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Thứ Năm, 12 tháng 8, 2010

I've made up my mind that I like sociology more than cultural studies. Cultural Studies is interesting, but it is all over the place. Trying to pursue it like holding water in a broken vase. No matter how much I try, water still leaks. Perhaps Im discouraged by a professor, too. Sitting in her class makes me feel so incompetent, and she embarrassed me in front of the whole class (my ears actually went red and I was grateful that I wore a headband instead of a ponytail that day). Sociology is clearer, at least I don't struggle that much with readings. The texts do not lead me to conclude that the author's purpose is to make readers confused. And I don't feel so helpless when I have nothing to say when other classmates compete to speak up. So, no more joint-major, I now shift to a single major in Sociology, but still, a minor in Cultural Studies.

But Im kind of worried that I don't have the mind for a sociologist. Because the most important thing to a sociologist is to see patterns in social life and try to account for, explain and if possible, change them. In other words, my job is to contextualize small things I see everyday ("reality is socially constructed", that briefly summarizes what sociology is about). I haven't been able to do that. Im wondering whether it is because I pay more attentions to details more than the whole picture. I don't know. Yet I'll get better as I read more. Marx did not have a formal education (he was evicted out of school once because of drunkenness) but he is one of the greatest sociologists of all time, if not the greatest. He read a lot. I'll read more, and I'll get better.

Im amused with myself as I seriously think about teaching in university after finishing my education. Since I was small, the idea of being a teacher used to make me ill. That is the most boring job in the world, how can people repeat the same thing, the same jokes, grading the same stuff over years and years? I did ask my grade 5 teacher that question. She told me interacting with different students is what makes the job rewarding. And now I find myself seeking information about a possible teaching position back home when Im done. I still think teaching is boring. But Im inspired by the idea of conveying what I have learnt to other young minds and contribute to the growth of sociology in Viet Nam. Is that the nobility of being a teacher that people always consider a clique? I never quite understand what it means until now. It's funny that I myself feel the urge of helping others grow intellectually. Never imagine I would one day in this position.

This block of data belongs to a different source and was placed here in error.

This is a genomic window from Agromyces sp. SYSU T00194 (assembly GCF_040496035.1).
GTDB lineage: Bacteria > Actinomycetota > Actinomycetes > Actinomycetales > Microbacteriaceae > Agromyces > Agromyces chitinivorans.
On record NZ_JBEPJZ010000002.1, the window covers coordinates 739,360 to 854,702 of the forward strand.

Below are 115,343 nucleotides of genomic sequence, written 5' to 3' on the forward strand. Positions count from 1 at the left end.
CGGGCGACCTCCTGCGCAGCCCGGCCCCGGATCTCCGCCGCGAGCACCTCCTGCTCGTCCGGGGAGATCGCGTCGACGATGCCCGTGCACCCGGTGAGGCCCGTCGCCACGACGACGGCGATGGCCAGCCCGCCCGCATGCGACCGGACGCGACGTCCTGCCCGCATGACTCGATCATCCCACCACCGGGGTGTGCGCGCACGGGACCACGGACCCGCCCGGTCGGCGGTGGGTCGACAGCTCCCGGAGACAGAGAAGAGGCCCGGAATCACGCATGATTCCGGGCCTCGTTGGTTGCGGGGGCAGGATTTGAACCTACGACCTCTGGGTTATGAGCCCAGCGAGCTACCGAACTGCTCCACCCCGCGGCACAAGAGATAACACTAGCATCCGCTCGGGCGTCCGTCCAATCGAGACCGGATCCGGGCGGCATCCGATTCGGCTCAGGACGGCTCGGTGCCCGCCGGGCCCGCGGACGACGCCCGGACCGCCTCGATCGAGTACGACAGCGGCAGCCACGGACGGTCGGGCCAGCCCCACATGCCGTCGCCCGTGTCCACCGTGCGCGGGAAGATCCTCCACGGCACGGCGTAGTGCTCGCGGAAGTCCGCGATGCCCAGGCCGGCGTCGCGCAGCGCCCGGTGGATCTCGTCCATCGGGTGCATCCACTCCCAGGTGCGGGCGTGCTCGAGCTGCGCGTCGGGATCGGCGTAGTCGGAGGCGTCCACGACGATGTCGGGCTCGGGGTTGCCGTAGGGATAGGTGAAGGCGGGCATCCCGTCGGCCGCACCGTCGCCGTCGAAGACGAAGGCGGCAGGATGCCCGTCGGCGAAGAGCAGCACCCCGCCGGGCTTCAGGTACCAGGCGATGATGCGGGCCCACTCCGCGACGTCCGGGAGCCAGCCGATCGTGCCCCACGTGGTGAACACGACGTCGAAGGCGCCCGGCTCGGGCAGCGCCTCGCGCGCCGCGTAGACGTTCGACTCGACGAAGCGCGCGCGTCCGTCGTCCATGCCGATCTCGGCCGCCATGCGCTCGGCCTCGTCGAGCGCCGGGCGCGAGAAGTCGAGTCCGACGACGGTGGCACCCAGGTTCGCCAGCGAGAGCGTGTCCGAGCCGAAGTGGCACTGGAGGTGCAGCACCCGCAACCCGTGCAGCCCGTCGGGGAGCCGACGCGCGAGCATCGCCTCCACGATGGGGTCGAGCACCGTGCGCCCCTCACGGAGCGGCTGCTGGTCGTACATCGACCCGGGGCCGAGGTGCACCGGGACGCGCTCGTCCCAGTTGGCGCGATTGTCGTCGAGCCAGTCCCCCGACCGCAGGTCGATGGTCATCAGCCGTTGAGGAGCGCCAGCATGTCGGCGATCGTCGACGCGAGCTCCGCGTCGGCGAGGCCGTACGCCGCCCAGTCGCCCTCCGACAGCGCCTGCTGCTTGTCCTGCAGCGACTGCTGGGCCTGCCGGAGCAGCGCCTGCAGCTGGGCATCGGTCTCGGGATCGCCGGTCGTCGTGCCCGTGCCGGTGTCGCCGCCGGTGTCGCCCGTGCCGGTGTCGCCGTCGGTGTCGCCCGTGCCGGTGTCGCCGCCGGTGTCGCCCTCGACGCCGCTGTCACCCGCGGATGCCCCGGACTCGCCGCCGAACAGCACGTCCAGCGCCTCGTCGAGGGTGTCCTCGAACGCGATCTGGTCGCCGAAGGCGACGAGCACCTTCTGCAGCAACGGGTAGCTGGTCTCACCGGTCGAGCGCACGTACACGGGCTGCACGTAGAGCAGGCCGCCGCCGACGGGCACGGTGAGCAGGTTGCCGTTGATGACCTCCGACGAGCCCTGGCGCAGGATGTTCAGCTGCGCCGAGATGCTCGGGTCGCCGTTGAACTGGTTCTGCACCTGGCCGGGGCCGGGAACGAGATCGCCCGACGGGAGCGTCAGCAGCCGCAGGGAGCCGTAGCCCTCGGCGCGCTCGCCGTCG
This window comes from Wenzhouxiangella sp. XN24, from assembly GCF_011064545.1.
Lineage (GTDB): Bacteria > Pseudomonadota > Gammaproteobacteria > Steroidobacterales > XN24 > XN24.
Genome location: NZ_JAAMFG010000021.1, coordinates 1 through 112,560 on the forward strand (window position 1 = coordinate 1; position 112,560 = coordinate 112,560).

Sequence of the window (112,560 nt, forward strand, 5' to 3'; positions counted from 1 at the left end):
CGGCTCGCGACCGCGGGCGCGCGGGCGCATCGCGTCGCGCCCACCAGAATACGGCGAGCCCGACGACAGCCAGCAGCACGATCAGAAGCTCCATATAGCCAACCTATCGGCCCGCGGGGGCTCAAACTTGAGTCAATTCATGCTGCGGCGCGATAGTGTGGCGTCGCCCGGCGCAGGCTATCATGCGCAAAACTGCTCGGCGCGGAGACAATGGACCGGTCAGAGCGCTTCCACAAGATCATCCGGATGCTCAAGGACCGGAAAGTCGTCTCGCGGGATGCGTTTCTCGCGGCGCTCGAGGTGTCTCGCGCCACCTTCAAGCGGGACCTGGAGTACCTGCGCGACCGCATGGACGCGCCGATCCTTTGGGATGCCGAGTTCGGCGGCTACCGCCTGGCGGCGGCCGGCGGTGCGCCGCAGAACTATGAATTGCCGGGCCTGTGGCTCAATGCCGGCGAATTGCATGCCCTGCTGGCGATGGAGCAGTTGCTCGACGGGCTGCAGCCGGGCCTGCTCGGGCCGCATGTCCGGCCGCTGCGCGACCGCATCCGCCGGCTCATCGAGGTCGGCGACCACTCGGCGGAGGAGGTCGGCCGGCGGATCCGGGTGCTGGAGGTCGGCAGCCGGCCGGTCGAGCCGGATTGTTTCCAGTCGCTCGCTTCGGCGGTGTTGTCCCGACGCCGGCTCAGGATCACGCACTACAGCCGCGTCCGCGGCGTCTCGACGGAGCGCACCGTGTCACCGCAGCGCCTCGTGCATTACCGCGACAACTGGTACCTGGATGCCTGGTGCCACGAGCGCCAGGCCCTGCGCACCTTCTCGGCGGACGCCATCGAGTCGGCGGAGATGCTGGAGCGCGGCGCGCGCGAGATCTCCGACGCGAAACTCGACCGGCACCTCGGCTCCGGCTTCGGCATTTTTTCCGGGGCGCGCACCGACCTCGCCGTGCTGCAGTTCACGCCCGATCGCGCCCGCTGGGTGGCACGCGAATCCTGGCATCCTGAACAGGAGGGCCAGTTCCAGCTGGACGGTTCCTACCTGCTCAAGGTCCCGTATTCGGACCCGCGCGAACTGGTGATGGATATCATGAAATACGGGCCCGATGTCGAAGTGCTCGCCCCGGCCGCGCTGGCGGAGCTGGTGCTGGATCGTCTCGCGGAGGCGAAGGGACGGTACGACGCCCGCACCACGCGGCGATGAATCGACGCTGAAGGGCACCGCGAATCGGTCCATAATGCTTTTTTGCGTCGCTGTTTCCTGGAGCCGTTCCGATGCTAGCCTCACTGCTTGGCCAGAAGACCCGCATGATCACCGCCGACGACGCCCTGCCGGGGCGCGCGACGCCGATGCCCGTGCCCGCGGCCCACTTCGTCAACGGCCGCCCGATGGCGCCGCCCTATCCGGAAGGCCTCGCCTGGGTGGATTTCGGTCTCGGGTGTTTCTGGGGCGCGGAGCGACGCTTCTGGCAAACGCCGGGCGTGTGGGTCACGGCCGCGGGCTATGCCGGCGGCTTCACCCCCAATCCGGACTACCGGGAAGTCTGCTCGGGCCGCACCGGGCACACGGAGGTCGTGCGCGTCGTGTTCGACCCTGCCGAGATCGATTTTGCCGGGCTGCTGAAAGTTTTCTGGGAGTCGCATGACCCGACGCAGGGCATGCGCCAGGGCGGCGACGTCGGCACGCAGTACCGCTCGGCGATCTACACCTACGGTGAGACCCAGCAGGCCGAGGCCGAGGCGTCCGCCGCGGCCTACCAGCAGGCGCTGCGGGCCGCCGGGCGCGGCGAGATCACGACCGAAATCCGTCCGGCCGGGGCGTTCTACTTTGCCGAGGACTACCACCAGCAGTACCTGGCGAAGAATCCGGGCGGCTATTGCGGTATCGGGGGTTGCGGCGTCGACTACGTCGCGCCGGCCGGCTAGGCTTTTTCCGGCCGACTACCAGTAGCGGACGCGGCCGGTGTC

I like a professor very much, even before the first lecture. He waited and kept the door open for me when I was walking to the class, then I saw him in the lecture room, suddenly glad that he is my professor. Isn't it something similar to what people call "love at first sight"? Only here it's not love, but a very positive emotion. Im wondering why that kind of emotion just takes place with people over 40. Everyone Im comfortable with here (besides the VNese group) are the middle-aged and elderly. I've never become close to anyone of my age. I feel out of place because of too much awareness of differences. I always prefer to be with a 70 year old man than a 20 year old one. I can't remember if it was like that before I left home. I didn't seem to have problems with being friends with people of my age and didn't have lots of chance to act as equals (due to the age-order division of the language) with older folks. Maybe someday I'll write a book about the self and identity changing process of people who go to live in another culture when they haven't got a fixed identity for themselves. I'll make this question a chapter.

I see a lot of post-modernism elements in my friend's unfinished book. But don't know how to articulate on these points yet (better do that before he asks for comment ^^). I tend to rely on my intuition for judgment. I wait to see how I feel then try to put that feeling into words. Im really slow in judging, I don't know if it is my nature or Im the product of a combination of Buddhism and Confucianism. In all of my classes, Im required to discuss about readings, but I usually take more time to reflect than others, which makes me speak less than them (lots of times they talk irrelevant stuff or whatever comes to mind) and of course builds up in me an anxiety of getting a low mark for participation. I don't know how people can be so quick in deciding what is good and what is bad.

I have a research paper due in December, in which Im asked to track the history of an everyday-life object, like where it is made, who makes it, in what conditions, what it represents, how it accounts for social distinction. My professor was very excited when she explained about the assignment, and somehow I got excited, too. Usually I can be excited by the idea of being overwhelmed with work that I like, as when I carry a bunch of good books. I can't wait to drown myself in them. Anyway, she is such a great teacher with lots of enthusiasm. It's fascinating to see how enthusiasm in one person can actually inspire others to a great extent. Actually, she is the big reason for my choosing Sociology as a major.

Thinking about it, I always have inspiring people around, who just by letting me have a glance into their lives, push me forward.

I start missing Coco.

And I don't know what my professor is talking about :))

(the end of a daydream)

P/S: Reading Giao's note inspires me to take the effort to write this daydream down. She is one of those inspirers, too

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